No religion has a monopoly on homophobia. The track record of exclusion and outright abuse of gay men and women in the name of God is a depressing reality across faiths. But we cannot use those analogies to excuse our own shortcomings. Omar Mateen went on a rampage at a gay club out of hatred he attributed to his faith. He shot and massacred Americans for thriving in their safe space, for being among those they love and were loved by, and he did it during both Ramadan and a Pride Month that epitomizes self-love in the face of hate. The toxic cocktail of gun violence, unchecked mental illness and deranged ideology that propelled the massacre at Pulse is a threat to all Americans.
NY Times: http://mobile.nytimes.com/2016/06/13/opinion/the-muslim-silence-on-gay-rights.html
Statement by the Great Mosque of Paris
June 13, 2016
During this sacred month of Ramadan tolerance, friendship, and fraternity among human beings are the fundamental values that the Qur’an requires of all faithful followers throughout the world to carry out with dignity as the fourth pillar of Islam. It’s the month of forgiveness, of abstention from violence and of respect for others.
Sadly, an abominable crime committed this weekend in the United States in Orlando (Florida), causing more than one hundred victims, has ended this period of peace and contemplation.
The Great Mosque of Paris firmly denounces and condemns this intolerable affront to human life and asks all Muslims to formally condemn this criminal act committed and carried out in the name of Islam. The horror of these unspeakable acts can seriously harm the image of Muslims and Islam.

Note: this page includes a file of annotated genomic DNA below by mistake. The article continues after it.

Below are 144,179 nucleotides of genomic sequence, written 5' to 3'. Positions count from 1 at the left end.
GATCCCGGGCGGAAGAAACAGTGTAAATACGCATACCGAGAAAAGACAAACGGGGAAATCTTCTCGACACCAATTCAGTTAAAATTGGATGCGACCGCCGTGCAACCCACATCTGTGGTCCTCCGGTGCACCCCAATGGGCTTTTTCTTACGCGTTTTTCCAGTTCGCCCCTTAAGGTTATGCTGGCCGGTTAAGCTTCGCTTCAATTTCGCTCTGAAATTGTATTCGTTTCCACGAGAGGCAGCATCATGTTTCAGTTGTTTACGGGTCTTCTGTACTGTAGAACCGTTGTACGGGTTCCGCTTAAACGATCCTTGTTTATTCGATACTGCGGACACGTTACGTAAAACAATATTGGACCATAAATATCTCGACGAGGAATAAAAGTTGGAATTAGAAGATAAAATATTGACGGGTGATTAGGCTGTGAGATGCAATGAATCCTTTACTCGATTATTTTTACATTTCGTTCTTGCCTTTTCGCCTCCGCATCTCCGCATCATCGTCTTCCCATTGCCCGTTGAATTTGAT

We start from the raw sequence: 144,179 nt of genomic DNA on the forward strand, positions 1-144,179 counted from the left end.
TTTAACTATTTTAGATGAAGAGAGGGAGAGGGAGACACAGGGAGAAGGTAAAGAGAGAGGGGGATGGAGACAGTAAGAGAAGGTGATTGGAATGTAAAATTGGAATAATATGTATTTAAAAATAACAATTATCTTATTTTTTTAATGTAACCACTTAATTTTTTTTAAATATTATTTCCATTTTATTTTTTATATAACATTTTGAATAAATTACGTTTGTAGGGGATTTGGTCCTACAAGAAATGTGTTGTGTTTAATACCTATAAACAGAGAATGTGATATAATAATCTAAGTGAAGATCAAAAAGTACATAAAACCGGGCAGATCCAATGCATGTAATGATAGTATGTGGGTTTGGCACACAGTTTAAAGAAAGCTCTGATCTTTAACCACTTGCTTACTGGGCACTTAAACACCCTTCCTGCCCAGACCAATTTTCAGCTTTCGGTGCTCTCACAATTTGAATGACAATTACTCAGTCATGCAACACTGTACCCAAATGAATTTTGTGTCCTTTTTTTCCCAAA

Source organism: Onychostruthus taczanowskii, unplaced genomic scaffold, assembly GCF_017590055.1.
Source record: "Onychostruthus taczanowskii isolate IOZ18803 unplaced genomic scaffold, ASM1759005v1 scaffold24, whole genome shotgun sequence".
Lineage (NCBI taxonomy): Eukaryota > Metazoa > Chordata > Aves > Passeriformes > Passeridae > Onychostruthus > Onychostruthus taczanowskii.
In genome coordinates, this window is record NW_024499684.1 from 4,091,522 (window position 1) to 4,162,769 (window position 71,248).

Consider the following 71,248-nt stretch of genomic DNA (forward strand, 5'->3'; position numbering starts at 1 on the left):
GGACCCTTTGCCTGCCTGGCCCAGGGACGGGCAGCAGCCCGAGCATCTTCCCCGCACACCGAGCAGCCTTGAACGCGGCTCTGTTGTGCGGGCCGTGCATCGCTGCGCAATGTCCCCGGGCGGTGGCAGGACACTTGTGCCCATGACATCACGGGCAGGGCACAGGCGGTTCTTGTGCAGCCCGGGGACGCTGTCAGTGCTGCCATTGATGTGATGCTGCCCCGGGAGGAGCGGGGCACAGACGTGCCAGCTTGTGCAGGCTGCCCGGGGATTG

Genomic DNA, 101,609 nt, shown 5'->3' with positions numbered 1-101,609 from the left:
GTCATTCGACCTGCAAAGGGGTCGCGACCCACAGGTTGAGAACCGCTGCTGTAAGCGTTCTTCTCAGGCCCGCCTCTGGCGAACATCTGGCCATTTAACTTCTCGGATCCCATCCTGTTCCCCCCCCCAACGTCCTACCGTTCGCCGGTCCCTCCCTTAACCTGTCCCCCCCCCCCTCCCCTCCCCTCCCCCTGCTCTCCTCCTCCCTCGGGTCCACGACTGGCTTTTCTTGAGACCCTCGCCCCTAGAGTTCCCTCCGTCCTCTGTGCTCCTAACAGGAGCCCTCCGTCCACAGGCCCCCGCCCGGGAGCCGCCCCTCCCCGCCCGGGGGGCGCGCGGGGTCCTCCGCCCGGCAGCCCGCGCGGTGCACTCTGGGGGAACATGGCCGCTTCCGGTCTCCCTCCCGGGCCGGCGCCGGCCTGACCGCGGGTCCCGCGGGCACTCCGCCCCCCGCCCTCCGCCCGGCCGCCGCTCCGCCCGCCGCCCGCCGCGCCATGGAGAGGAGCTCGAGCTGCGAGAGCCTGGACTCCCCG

Paris, Monday 13 June 2016 Rector Dalil Boubakeur
Muslims across America showed an outpouring of support for victims after the deadliest shooting spree in U.S. history left 49 people dead in an Orlando, Fla., nightclub.
The lone shooter, killed by police, has been identified as a Muslim.
The Florida chapter of the Council on American-Islamic Relations issued a statement that said, “We condemn this monstrous attack and offer our heartfelt condolences to the families and loved ones of all those killed or injured. The Muslim community joins our fellow Americans in repudiating anyone or any group that would claim to justify or excuse such an appalling act of violence.”
The Muslim civil liberties organization is asking for blood donations to help those injured in the attack.
The American Muslim Community Centers, a mosque in Longwood, Fla., said the mosque stands with Americans and “senseless violence has no place in our religion or in our society.”
USA Today: http://www.usatoday.com/story/news/nation/2016/06/12/orlando-nightclub-muslim-reaction/85790320/